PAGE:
Tom Krazit of CNET and Eric Savitz of Barrons Deny the Jesus Phone
January 25th, 2008
Daniel Eran Dilger
According to speculation published by pundits, Apple’s iPhone sales have fallen into a mysterious time portal somewhere between Apple selling them and AT&T activating them. The conclusion reached by these wags is that Apple lied about actually selling them and really only pushed them into the channel to fake the appearance of demand, as Microsoft did this year with the Xbox 360. They’re wrong, here’s why.
Tom Krazit of CNET and Eric Savitz, the blogger behind Barrons’ Tech Trader Daily, were both duped, perhaps willingly, by a report published by Bernstein Research analyst Toni Sacconaghi. Based on the same report, John Oats of the Register UK republished the story under the headline “Apple’s iPhone numbers do not add up. Millions being unlocked – or gathering dust at Carphone Warehouse.” The Register also reported that Apple announced plans to sell 10 million units “by the handset’s first birthday, in June,” which was also invented nonsense.
The original report noted that Apple has been selling iPhones significantly faster than AT&T has been activating them on its network, a situation that left “1.4 million iPhones either sitting in inventory or purchased with the intention of unlocking the phone for use with an unauthorized carrier.”
Sacconaghi said that either situation is bad for Apple because it means that demand for the iPhone is lower than its record sales numbers actually suggest, or alternatively that demand is so high that users in foreign markets where the iPhone is not yet officially on sale are buying vast numbers of iPhones in the grey market and unlocking them for use on other networks.
If this reminds you of pundit criticism that Apple’s iTunes is both a collapsing failure and a monstrous monopoly, or the feeble insight that Macs are an insignificant market but will somehow fuel sales of Microsoft’s Windows Home Server, or the warnings that Mac OS X has more vulnerabilities than Vista despite sharing none of its viral malware crises, then you might see where this is going before I actually write it.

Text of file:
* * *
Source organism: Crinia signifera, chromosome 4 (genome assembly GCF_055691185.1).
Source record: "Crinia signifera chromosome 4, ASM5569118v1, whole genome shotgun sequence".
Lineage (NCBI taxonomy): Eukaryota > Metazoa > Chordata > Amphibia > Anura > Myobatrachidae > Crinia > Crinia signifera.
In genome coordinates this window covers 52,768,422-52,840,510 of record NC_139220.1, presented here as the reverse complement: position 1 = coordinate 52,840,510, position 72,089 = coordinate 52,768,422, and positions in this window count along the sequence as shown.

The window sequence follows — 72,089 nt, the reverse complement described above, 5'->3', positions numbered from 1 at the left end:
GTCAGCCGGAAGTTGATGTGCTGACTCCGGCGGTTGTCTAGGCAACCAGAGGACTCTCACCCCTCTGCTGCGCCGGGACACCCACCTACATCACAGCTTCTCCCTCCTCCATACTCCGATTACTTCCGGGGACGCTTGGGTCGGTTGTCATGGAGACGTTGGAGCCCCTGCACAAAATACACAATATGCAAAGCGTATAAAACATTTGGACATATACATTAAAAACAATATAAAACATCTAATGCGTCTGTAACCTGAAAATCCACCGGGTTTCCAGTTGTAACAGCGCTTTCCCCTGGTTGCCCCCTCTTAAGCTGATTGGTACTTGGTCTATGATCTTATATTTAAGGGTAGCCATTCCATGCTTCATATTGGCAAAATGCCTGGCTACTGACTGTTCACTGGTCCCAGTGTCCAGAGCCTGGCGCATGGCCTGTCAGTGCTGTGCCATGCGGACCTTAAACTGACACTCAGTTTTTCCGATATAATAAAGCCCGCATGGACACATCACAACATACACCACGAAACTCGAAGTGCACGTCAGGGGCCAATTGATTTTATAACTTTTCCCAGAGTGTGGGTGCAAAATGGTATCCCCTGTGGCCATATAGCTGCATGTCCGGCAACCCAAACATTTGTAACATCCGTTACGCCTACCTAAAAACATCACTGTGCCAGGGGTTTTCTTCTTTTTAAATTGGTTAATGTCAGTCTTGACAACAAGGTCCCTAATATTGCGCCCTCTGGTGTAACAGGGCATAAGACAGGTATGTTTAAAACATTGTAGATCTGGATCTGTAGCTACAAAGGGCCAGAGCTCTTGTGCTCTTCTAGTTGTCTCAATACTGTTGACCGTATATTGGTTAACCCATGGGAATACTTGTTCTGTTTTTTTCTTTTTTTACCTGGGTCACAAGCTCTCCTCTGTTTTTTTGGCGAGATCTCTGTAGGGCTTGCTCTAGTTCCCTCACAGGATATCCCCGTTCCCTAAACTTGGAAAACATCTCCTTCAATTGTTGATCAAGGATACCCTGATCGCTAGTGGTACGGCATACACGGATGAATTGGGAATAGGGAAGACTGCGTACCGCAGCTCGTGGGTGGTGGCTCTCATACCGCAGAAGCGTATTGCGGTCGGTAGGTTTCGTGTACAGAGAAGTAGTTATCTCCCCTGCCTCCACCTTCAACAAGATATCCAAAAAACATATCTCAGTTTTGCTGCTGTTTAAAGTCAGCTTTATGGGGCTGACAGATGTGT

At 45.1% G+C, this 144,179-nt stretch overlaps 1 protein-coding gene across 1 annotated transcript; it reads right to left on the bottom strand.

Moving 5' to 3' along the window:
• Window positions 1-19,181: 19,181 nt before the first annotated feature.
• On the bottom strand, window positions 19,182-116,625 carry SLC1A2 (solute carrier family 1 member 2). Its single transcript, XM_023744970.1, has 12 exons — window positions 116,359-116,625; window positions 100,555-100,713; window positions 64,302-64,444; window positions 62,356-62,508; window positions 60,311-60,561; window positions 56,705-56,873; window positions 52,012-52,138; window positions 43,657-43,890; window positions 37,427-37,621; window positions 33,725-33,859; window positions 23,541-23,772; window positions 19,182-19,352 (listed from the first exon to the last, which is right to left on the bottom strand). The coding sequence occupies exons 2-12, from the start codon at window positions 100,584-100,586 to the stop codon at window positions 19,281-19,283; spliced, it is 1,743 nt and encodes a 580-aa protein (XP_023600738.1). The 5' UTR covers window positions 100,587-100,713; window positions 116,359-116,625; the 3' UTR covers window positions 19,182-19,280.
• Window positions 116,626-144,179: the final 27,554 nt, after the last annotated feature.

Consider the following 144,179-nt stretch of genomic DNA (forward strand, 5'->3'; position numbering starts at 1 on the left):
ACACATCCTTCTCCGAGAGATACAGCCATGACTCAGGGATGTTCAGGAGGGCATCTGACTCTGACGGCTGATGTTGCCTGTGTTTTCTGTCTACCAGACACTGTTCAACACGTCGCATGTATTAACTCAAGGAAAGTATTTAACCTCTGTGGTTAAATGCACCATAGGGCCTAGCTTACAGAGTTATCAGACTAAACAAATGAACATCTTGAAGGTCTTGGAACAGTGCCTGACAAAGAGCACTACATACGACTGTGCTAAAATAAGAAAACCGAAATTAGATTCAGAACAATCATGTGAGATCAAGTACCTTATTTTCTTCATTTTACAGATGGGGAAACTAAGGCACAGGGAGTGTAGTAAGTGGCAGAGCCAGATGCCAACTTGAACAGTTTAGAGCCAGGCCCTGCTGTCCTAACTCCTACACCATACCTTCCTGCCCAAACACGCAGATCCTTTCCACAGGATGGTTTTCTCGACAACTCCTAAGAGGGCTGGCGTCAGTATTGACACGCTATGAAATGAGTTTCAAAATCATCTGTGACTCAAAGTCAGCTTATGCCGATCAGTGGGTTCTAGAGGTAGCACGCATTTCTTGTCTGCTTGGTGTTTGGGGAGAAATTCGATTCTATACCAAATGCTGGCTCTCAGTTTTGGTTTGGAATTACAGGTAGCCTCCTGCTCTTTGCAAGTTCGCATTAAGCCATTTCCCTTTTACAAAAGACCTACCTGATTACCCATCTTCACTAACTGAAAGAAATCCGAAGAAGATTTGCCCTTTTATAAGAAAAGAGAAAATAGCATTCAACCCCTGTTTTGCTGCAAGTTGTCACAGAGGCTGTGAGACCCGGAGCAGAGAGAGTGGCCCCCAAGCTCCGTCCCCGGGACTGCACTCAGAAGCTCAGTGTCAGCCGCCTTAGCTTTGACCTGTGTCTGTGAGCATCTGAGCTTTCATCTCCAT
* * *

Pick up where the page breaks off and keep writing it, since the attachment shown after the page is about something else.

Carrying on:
Pundits who Contradict Themselves May Be Desperately Delusional.
As with any conspiracy theory, there is plenty of numerology to back up the conclusions that need to be drawn to make the story work. However, the numbers cited by Krazit and Savitz are simply embarrassing to present because they make no sense, much like the Register’s figure skating.
Essentially, they profess to believe that because Apple is selling iPhones faster than AT&T is setting them up with service, the only logical conclusion is that Apple didn’t really sell them, but that they are actually sitting in inventory somewhere. This is the only possible way that one might be able to deny the iPhone, but it still sounds a bit like Thomas needing a bit more convincing after having put his hands through the holes in body of Christ. How much water much gush from Apple’s flinty rock?
The problem with this rejiggering of reality is that Apple can’t announce having sold 4 million iPhones and booking well over $1.4 billion in deferred revenue if it hasn’t in fact sold them. That would be securities fraud and perhaps also involve currency counterfeiting. But that’s not the only hole in the stuffed channel theory.
Apple, the New Microsoft.
This idea also smacks of the “Apple is the new Microsoft” meme, where Windows Enthusiasts in tail-turning full retreat turn back their heads and attempt to belt out a repetition of all the bad news about Microsoft, rephrased to be about Apple. Leopard is the new Vista, Macs may someday be plagued with viruses, Apple might sign up exclusive agreements with every hardware manufacturer to prevent a competitive marketplace, and so on. In this case, the iPhone is the new Xbox.
With the Xbox 360, Microsoft dumped millions of the consoles into the channel and referred to them as having been “shipped to stores,” suggesting that those units made up a huge installed base among users when they really hadn’t made it that far. This was designed to suggest that the 360 had beat Nintendo and Sony to market and had removed any demand for further competition in game consoles.
That strategy backfired after Microsoft ran out of shelf space and couldn’t keep up its channel stuffing. It predicted sales of 15 million units by June 2007, but had to revise that estimate twice, and then actually only shipped less than a couple million units over the first six months of last year. The channel was stuffed, and there wasn’t any demand to unstuff it.
iPhone vs 360 in Channel Inventory.